Maybe this post will reach you at the right time – when you are feeling overwhelmed with life, here is a mindful way you can help yourself through it. This is from Tara Brach (author, teacher and clinical psychologist), whom I thankfully heard about from my good friend, David.
Being ‘overwhelmed’ can be caused by events that you need to deal with, and for me recently, it has been more about just having too much to ‘do’ in my life, feeling like there was too little space to enjoy the things I wanted to do.
I ran across this RAIN technique by Tara Brach, and it honed by mindfulness practice even more. By practicing this, it has really helped me self-manage in a much healthier way when I feel overwhelmed.
A quick summary of RAIN:
Recognize what is going on
Recognizing means consciously acknowledging the thoughts, feelings, and behaviors that are affecting us. This is a self-awareness that simply recognizes when we feel overwhelmed or stuck.
Common signs of being overwhelmed are: a critical inner voice occupies your thoughts, feelings of shame or fear, or the physiological experience of anxiety or depression.
Allow the experience to be there, just as it is
Allowing is about letting the thoughts, emotions, feelings, or sensations we have recognized simply be there. Instead of judging ourselves, or avoiding the situation, we can simply pause with intention and relax our resistance. Let the experience be just as it is — I find this especially helpful when the situation is something I cannot do anything about. When I can’t change the situation, I can still change my reaction to it.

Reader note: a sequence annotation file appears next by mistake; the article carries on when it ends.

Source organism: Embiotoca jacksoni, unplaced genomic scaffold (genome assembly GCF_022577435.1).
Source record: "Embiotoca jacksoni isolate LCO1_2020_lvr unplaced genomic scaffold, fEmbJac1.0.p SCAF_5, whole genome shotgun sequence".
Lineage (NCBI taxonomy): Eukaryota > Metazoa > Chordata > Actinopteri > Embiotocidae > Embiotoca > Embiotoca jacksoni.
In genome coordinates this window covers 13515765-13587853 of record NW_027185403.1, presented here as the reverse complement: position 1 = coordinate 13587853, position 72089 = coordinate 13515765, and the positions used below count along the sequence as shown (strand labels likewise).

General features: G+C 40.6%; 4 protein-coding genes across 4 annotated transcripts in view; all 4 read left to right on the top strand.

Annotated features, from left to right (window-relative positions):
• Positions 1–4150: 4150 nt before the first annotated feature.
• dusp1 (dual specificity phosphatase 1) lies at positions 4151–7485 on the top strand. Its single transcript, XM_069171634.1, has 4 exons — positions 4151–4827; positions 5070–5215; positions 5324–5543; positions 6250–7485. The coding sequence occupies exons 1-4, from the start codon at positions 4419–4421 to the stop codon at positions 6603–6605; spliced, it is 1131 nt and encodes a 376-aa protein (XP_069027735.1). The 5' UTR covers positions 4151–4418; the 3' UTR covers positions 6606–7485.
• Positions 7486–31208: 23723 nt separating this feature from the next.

This isn’t easy to do, and needs practice. But when I take on an attitude of ‘allowing’, I do feel a certain ‘ease’ with the issue.
Investigate with kindness
Investigating means being curious to explore what’s going on within us. Pausing to ask, what is happening inside me?, can initiate recognition, but investigation adds a more active and pointed kind of inquiry. You might notice hollowness or shakiness, then discover a sense of unworthiness and shame masked by those feelings. Unless you bring them into awareness, your unconscious beliefs and emotions will control your experience and perpetuate your identification with a limited, deficient self.
Natural awareness is when our sense of who we are is not fused with limiting emotions or stories.
Though the first three steps of RAIN require some intentional activity, the N is the treasure: A liberating homecoming to our true nature. There’s nothing to do for this last part of RAIN; we simply rest in natural awareness.
The RAIN of Self-Compassion is not a one-shot meditation, nor is a practice that is always steady and present. Rather, as you practice you may experience a sense of warmth and openness, a shift in perspective as you deal with the issues.
To read this article in more detail, please read from Mindful.org here.
I recommend Tara Brach’s book: True Refuge: Finding Peace & Freedom in Your Own Awakened Heart. It’s for people who are truly open to cultivating a better life experience.
Have a wonderful day,